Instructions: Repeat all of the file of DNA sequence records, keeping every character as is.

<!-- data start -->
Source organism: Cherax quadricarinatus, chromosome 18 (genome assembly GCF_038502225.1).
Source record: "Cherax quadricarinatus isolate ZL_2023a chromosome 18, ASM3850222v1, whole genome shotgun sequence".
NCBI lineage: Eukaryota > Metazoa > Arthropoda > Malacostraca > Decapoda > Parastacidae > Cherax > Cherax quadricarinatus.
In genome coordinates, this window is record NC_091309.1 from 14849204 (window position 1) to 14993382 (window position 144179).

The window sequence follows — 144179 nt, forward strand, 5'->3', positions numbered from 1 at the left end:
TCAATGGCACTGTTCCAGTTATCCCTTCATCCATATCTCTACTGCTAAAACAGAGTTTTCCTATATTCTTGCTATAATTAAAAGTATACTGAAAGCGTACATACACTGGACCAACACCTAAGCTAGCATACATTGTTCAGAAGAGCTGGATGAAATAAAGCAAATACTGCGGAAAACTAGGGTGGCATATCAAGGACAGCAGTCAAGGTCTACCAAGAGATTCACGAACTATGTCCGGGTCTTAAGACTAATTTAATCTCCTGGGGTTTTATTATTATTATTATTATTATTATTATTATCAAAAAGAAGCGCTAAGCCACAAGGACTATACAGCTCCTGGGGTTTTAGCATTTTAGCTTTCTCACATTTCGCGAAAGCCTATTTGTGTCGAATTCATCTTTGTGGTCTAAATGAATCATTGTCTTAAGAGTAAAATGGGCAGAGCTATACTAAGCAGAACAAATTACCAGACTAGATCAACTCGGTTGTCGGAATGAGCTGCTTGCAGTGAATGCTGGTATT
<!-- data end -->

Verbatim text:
Source organism: Cherax quadricarinatus, chromosome 18 (genome assembly GCF_038502225.1).
Source record: "Cherax quadricarinatus isolate ZL_2023a chromosome 18, ASM3850222v1, whole genome shotgun sequence".
NCBI lineage: Eukaryota > Metazoa > Arthropoda > Malacostraca > Decapoda > Parastacidae > Cherax > Cherax quadricarinatus.
In genome coordinates, this window is record NC_091309.1 from 14849204 (window position 1) to 14993382 (window position 144179).

The window sequence follows — 144179 nt, forward strand, 5'->3', positions numbered from 1 at the left end:
TCAATGGCACTGTTCCAGTTATCCCTTCATCCATATCTCTACTGCTAAAACAGAGTTTTCCTATATTCTTGCTATAATTAAAAGTATACTGAAAGCGTACATACACTGGACCAACACCTAAGCTAGCATACATTGTTCAGAAGAGCTGGATGAAATAAAGCAAATACTGCGGAAAACTAGGGTGGCATATCAAGGACAGCAGTCAAGGTCTACCAAGAGATTCACGAACTATGTCCGGGTCTTAAGACTAATTTAATCTCCTGGGGTTTTATTATTATTATTATTATTATTATTATTATCAAAAAGAAGCGCTAAGCCACAAGGACTATACAGCTCCTGGGGTTTTAGCATTTTAGCTTTCTCACATTTCGCGAAAGCCTATTTGTGTCGAATTCATCTTTGTGGTCTAAATGAATCATTGTCTTAAGAGTAAAATGGGCAGAGCTATACTAAGCAGAACAAATTACCAGACTAGATCAACTCGGTTGTCGGAATGAGCTGCTTGCAGTGAATGCTGGTATT